One day closer to “The Dark Knight Rises.” Time to talk about the most popular Batman films back when no one knew who Christopher Nolan was.
Although Superman got his own film in 1978, the superhero formula for film was still in its infancy back in 1989. “Batman” was kind of a bold pioneer for the genre, which is what made it so great when it turned out to be well done.
Director Tim Burton, coming off of “Beetlejuice,” controversially decided to cast Michael Keaton in the role of Bruce Wayne. Similar to Heath Ledger’s casting of Joker, critics were easily shut up after seeing the film.
Jack Nicholson’s portrayal of the Joker gave the film a sense of legitimacy. The veteran actor was able to capture both the viciousness of his character and his appreciation for laughter. Combining Burton’s dark tone with a healthy dose of comic book camp, “Batman” is easily the best of the 89-97 series. Too bad we’ll never see Billy Dee Williams as Two-Face.
Best line: “Have you ever danced with the devil in the pale moonlight?”
“Batman Returns” (1992)
According to interviews, Warner Bros. really wanted Tim Burton to return for this Bat-sequel but he wasn’t interested. So, the execs told him he could make “a Tim Burton movie” instead of just “another Batman movie.”
Makes sense, because this film is pretty much an overkill on the dark tone most Burton films take. Some people like it, but I’m not the biggest fan of watching penguin people spit up black ink.
Other than Michael Keaton, who reprises his role as Bruce Wayne, most of the cast is brand new. With Catwoman (Michelle Pfeiffer), Penguin (Danny DeVito) and the evil Max Shreck (Christopher Walken), “Batman Returns” is at no loss for quality bad guys.
Although it’s a good movie (and I love Catwoman here), it really doesn’t have much to do with Batman. He’s in 3 of the first 30 minutes, which is weird considering its his franchise. Then again, it won’t be the only time that Batman sits in the background while villains get to have all the fun.\
Best line: (Catwoman executes series of flips, landing between Batman and Penguin) “Meow.” (Building behind her explodes)
“Batman Forever” (1995)
So long Tim Burton, hello Joel Schumacher. After studio execs deemed “Batman Returns” to be too dark, they hired Schumacher to return the series to a more kid-friendly environment.
If you watch the film knowing that it takes place within the world of a comic book, and not our world with its rules, then it’s a pretty good film. Realism is not even in this film’s dictionary.
Picking up the cape and cowl this time is Val Kilmer, who is surprisingly a really good combination of Wayne and Batman. Where “Batman Returns” had dark, grotesque villains, “Batman Forever” is more along the lines of a cartoon brought to life. There’s no human being more cartoonish than Jim Carrey as the Riddler. Also enrolling in the Over-the-Top School of Villainy is Tommy Lee Jones as Two-Face.
What I really love about this film is that it actually gives Bruce Wayne something to do. The psychology of Batman is explored as he tries to deal with the guilt he feels over his parents’ death. It’s a dark side of the film that offsets the humor. I also enjoy seeing Gotham City in a more unique light. Burton’s films designed the city as a more gothic New York City, whereas this film has it looking like no other city in the world.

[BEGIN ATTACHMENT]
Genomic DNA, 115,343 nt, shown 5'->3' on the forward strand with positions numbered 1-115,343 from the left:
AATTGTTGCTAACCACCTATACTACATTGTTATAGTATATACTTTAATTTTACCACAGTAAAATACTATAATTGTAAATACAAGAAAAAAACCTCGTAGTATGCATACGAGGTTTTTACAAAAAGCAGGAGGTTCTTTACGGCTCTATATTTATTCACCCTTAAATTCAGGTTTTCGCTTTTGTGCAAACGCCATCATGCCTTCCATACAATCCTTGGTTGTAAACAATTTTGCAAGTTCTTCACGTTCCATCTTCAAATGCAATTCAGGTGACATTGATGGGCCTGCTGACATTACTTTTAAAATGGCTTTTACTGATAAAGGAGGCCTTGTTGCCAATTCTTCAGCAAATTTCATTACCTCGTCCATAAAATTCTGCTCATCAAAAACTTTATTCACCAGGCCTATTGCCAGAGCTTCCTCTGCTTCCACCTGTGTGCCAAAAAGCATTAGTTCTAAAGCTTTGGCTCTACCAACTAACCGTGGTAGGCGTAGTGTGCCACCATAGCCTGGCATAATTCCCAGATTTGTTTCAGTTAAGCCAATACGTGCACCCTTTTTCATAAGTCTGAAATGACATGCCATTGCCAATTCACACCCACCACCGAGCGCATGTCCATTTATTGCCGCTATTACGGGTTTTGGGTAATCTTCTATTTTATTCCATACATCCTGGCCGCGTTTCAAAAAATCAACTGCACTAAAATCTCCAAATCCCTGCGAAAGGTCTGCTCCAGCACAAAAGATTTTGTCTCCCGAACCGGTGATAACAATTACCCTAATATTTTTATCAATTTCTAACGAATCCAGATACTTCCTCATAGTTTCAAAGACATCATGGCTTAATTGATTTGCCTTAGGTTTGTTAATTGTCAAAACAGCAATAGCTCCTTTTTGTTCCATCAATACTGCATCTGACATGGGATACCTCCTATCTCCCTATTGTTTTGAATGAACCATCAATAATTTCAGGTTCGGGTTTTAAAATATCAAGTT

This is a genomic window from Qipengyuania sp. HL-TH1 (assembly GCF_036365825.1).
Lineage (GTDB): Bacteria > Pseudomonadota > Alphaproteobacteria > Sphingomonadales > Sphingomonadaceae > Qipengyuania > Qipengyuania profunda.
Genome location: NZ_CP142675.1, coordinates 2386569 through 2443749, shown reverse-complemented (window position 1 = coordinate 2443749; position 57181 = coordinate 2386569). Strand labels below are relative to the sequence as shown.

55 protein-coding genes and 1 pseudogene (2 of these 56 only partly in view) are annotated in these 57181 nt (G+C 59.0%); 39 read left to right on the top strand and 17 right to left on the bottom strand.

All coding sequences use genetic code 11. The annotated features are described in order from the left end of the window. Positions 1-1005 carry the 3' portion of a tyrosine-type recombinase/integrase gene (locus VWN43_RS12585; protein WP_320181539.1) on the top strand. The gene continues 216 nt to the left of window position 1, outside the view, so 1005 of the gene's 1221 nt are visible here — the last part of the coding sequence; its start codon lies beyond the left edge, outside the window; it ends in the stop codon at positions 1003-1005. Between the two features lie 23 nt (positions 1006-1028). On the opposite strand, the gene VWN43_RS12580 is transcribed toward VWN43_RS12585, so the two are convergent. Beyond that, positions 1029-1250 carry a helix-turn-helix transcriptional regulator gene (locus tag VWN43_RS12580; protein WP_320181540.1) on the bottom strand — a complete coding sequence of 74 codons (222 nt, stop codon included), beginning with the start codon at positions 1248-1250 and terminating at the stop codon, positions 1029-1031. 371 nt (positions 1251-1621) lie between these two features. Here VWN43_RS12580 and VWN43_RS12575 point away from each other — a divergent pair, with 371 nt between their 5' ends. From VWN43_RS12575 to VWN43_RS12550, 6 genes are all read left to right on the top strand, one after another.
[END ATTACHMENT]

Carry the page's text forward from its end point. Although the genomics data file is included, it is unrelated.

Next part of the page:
The film itself is a mixed bag, but “Batman Forever” is a worthy addition to the franchise (despite the guilty by association judgment it gets for leading to a certain other film).
I would also like to say that this film has some great scenes that the studio forced them to cut in order for it to be better for children. I’ve heard Schumacher has a director’s cut in mind that is about 35 minutes longer. Unfortunately, you can’t really count deleted scenes as part of the movie, so we’ll just chalk this up to the studios screwing over another film.
Best line: “Then it will happen this way. You make the kill, but your pain doesn’t die with Harvey, it grows. So you run out into the night to find another face, and another, and another, until one terrible morning you wake up and realize that revenge has become your whole life. And you won’t know why.”
Well, that’s it. There were definitely no other Batman movies after that. Huh? What do you mean Bat-nipples? Ok, fine.
“Batman & Robin” (1997)
Just like Tim Burton went overboard with the darkness in “Batman Returns,” Schumacher cranks up the camp and cheese to 11 in this franchise-killing installment.
George Clooney plays Bruce Wayne playing George Clooney, Arnold Schwarzenegger as Mr. Freeze, Uma Thurman takes Poison Ivy over the top and Alicia Silverstone tries to be Batgirl. What a combination.
Studios got a taste for the millions to be made off of toys and product placement from “Batman Forever,” so they pretty much forced Schumacher to make the most kid-friendly, toy-sellingest movie of all time. Although it’s a horrible, horrible film, the studios definitely got what they were looking for.
The interesting part is that the studios LOVED the dailies and were planning to let Schumacher make a fifth film called “Batman Triumphant” until critics destroyed “Batman and Robin.”
A fun game to play is Name One Thing About “Batman and Robin” You Actually Liked. So far, I can say I like the design of Robin’s suit at the beginning of the film (sans nipples). Unfaithful to the comics and a joke to the masses, “Batman and Robin” is one of the, if not THE, worst comic book films ever conceived.
Best line: “There is no defeat in death, Master Bruce. Victory comes in defending what we know is right while we still live.”
Tomorrow, it’ll be time to talk about Christopher Nolan and how he saved Batman from the dark corner “Batman and Robin” left him in.